London, United Kingdom, December 02, 2011 --(PR.com
)-- Norman Greenwood was born in Australia in 1925 and graduated from Melbourne University before going to Cambridge. His wide-ranging researches in inorganic and structural chemistry have made major advances in the chemistry of boron hydrides and other main-group element compounds. He also pioneered the application of Mossbauer spectroscopy to problems in chemistry. He is a prolific writer and inspirational lecturer on chemical and educational themes, and has held numerous visiting professorships throughout the world.
Among the many stories that Professor Greenwood recounts is how his philosophy of teaching influenced his approach to writing his important textbook "Chemistry of the Elements", as Professor Greenwood explains:
"The first thing that I wanted to emphasise was that chemistry was exciting, wondrous even, that when properly understood a lot of it is very straightforward, it is accessible, but it has to be presented in a reasonable form. That the facts of chemistry are astounding often, but also we have to remember that a compound might be beautiful to look at, it may be readily made or difficultly made, but might also be useful. And so I wanted to join the idea of the actuality rather than just an abstract idea of chemistry."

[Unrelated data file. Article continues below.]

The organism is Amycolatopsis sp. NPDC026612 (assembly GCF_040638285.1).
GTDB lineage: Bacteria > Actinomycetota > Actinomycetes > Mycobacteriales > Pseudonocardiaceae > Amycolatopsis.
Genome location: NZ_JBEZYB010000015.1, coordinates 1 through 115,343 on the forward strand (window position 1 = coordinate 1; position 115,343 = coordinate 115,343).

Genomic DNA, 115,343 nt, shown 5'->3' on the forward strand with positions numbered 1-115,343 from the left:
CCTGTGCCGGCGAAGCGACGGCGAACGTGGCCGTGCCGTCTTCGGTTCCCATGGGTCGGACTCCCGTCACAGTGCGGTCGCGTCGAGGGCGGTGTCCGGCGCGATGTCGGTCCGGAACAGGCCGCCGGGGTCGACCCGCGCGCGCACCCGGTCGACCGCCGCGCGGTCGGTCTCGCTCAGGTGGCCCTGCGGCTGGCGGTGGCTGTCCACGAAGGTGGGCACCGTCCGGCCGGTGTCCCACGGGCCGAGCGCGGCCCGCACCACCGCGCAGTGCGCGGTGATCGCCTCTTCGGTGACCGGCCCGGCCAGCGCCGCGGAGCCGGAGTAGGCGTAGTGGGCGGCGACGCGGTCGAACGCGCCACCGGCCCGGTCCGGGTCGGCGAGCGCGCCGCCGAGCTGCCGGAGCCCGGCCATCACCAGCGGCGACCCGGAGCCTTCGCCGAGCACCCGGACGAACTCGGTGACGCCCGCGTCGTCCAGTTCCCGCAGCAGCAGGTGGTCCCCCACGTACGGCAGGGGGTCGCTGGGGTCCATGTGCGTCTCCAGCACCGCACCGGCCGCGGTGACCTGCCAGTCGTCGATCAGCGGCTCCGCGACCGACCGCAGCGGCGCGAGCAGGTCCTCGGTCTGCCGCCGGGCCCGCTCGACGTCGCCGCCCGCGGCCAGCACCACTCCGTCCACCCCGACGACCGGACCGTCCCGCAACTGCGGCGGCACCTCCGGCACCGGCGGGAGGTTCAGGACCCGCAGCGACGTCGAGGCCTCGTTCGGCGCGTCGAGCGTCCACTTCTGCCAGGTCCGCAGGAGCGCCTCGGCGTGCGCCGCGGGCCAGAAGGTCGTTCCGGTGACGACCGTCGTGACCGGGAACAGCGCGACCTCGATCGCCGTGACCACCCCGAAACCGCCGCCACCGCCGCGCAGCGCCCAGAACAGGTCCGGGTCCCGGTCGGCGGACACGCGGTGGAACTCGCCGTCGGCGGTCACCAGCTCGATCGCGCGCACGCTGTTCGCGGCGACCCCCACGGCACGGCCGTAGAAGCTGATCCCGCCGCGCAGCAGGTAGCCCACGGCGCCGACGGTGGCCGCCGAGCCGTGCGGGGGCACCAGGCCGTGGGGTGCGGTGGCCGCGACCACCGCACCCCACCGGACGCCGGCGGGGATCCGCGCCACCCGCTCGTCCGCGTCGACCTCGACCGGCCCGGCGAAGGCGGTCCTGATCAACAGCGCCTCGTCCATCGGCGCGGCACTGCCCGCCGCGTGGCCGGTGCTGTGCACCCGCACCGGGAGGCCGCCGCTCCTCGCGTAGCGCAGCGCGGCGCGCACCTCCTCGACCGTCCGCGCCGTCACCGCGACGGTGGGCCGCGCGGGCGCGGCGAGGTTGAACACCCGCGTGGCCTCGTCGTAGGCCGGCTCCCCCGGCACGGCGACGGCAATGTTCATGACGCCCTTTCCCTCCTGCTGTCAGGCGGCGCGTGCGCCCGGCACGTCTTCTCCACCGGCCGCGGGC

Web of Stories hosts a video archive of Professor Greenwood’s most vivid memories. Web of Stories invites the public to watch these stories, which include detailed accounts of the scientific work that Professor undertook during his PhD research at Cambridge University, his later study of Mossbauer spectroscopy which gained him worldwide recognition, and his role as principal investigator, appointed by NASA, for the study of lunar rocks. Approximately six hours of footage has been divided into individual stories which viewers can watch, listen to, comment on, and share with their friends and colleagues. The videos are also free for embedding into personal blogs and websites.
Web of Stories also invites the public to record and share their own video stories, not just about how Professor Greenwood’s work may have influenced their lives and views on some of the topics raised, but on any other topic.